Its 77 Academy pages make the Groundwork of the Metaphysics of Morals a short book, certainly by Kantian standards. Readers of the Critique of Pure Reason or the Metaphysics of Morals can easily get the impression – true or not – that they are looking at a ‘patchwork’ of previously existing material. The Groundwork is different. It was composed with great care. Moreover, Kant’s technical language is absent from the first section, whereas the second employs resounding concepts like that of human beings as ‘ends in themselves’ or that of a ‘kingdom of ends’ that we are morally bound to create through our actions. These qualities explain its enduring popularity.
At the same time, the Groundwork claims to be as revolutionary in the field of ethics as the Critique of Pure Reason was in theoretical philosophy. Kant argues that all other ethical theories are fundamentally unsound because they fail to separate the rational and the natural elements of human volition. An unconditional moral command – a ‘categorical imperative’ – can only be grounded in pure reason. But this revolution concerns the level of ethical theory, not that of morality. Kant claims to re-establish what he claims are the insights of an uncorrupted common understanding of value and duty against the dangerous perversions peddled by his philosophical opponents. He emphasizes the capacity for self-determination or ‘autonomy’ that is located within individual human beings; and yet, the law that we impose upon ourselves is not arbitrary, it commands with unrelenting necessity.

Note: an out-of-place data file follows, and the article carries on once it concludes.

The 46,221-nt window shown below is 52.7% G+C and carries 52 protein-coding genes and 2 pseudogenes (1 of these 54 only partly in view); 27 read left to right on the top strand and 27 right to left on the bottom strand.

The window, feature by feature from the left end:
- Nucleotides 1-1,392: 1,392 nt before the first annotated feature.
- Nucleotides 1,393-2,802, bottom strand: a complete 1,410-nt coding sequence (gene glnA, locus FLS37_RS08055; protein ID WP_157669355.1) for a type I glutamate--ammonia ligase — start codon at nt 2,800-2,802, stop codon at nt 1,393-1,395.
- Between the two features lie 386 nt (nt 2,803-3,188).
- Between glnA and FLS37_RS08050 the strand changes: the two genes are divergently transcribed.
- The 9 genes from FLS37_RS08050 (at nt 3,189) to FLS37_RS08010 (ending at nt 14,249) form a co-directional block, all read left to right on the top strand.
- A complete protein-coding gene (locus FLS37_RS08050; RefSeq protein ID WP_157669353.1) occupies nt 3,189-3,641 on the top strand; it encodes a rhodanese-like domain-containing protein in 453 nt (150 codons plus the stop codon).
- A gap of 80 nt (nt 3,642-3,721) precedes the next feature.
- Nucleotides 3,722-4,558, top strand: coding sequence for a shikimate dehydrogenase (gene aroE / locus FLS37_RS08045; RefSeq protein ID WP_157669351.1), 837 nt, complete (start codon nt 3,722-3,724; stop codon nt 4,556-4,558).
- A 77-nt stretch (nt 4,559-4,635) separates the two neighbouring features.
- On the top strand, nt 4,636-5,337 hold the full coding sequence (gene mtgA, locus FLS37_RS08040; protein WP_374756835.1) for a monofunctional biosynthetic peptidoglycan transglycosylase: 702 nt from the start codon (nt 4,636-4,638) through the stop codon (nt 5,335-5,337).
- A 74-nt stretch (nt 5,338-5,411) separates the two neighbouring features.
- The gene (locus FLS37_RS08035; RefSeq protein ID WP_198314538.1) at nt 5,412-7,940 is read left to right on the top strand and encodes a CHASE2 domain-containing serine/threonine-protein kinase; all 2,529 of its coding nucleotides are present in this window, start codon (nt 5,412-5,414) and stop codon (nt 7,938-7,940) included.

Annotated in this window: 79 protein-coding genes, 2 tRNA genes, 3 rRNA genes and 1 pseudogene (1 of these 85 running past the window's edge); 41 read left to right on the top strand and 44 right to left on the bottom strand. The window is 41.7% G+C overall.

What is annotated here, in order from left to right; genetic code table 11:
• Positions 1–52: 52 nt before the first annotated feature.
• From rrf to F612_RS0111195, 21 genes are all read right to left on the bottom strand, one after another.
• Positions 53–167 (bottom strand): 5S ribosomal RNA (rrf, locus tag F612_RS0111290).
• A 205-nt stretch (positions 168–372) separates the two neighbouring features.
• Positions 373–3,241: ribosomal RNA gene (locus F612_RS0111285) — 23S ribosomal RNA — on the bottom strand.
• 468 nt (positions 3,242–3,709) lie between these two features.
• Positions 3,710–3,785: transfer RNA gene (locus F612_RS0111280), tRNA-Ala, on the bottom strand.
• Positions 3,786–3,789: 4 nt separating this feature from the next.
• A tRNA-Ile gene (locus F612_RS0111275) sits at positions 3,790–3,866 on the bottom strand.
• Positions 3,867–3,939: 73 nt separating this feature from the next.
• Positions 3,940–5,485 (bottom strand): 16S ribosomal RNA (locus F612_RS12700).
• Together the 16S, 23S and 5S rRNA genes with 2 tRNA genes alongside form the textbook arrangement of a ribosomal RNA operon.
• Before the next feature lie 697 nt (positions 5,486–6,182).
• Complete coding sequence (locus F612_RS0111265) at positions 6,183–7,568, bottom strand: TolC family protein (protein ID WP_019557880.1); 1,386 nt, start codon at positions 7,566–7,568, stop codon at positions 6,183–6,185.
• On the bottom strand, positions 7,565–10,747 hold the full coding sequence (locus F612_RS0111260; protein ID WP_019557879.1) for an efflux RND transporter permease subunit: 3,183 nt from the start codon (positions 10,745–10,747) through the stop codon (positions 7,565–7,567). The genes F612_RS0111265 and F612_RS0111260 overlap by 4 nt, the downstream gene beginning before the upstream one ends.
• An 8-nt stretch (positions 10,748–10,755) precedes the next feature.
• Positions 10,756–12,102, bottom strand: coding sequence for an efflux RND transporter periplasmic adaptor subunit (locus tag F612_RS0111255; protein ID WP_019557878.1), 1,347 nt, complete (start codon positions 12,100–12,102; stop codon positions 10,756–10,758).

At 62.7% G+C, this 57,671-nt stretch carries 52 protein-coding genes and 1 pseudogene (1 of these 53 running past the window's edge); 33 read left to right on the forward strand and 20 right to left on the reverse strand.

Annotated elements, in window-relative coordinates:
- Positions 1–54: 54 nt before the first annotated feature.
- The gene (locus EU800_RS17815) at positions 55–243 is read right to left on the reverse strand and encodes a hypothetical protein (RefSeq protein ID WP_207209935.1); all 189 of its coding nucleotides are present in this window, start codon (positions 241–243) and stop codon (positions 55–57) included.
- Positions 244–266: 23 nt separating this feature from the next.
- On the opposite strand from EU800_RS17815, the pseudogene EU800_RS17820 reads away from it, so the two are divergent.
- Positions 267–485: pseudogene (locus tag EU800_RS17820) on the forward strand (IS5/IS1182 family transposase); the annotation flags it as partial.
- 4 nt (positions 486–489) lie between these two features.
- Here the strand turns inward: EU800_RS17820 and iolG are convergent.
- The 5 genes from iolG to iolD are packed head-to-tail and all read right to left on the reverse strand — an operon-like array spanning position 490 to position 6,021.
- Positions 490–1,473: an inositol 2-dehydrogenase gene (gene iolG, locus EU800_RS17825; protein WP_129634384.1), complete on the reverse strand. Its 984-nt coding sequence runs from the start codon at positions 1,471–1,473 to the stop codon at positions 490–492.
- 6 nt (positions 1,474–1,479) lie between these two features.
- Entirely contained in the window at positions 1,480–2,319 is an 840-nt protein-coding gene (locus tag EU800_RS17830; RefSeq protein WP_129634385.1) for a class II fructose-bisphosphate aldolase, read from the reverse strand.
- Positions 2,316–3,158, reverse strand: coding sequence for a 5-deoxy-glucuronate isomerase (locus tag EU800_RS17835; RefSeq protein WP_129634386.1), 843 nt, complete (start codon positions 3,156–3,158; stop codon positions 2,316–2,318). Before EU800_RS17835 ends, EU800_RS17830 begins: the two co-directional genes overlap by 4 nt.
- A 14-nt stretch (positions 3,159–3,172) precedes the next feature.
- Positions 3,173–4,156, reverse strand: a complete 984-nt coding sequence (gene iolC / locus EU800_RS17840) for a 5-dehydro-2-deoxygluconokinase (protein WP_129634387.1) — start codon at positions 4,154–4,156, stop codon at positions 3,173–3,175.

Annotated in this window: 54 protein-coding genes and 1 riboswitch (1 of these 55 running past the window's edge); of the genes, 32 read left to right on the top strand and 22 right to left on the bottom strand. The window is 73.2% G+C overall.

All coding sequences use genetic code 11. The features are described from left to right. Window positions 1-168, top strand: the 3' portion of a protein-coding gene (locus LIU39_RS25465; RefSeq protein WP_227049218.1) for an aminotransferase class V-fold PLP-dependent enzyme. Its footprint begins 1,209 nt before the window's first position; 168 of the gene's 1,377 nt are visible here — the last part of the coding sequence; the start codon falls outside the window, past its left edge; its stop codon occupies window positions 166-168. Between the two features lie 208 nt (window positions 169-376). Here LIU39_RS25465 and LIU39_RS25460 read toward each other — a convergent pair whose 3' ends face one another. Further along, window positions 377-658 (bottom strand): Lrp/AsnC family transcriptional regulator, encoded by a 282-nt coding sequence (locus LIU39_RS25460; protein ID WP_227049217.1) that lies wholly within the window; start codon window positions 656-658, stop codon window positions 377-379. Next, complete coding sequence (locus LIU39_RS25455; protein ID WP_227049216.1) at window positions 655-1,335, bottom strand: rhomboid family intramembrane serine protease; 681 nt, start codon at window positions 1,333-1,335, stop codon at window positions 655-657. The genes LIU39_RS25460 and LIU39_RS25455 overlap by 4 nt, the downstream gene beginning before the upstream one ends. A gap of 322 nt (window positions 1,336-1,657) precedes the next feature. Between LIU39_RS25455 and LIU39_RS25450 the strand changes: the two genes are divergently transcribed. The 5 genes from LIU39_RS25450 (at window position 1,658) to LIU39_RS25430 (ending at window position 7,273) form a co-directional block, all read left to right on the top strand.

In his Groundwork of the Metaphysics of Morals, Immanuel Kant portrays the supreme moral principle as an unconditional imperative that applies to all of us because we freely choose to impose upon ourselves a law of pure practical reason. Morality is revealed to be a matter of autonomy. Today, this approach to ethical theory is as perplexing, controversial and inspiring as it was in 1785, when the Groundwork was first published. The essays in this volume, by international Kant scholars and moral philosophers, discuss Kant's philosophical development and his rejection of earlier moral theories, the role of happiness and inclination in the Groundwork, Kant's moral metaphysics and theory of value, and his attempt to justify the categorical imperative as a principle of freedom. They reflect the approach of several schools of interpretation and illustrate the lively diversity of Kantian ethics today.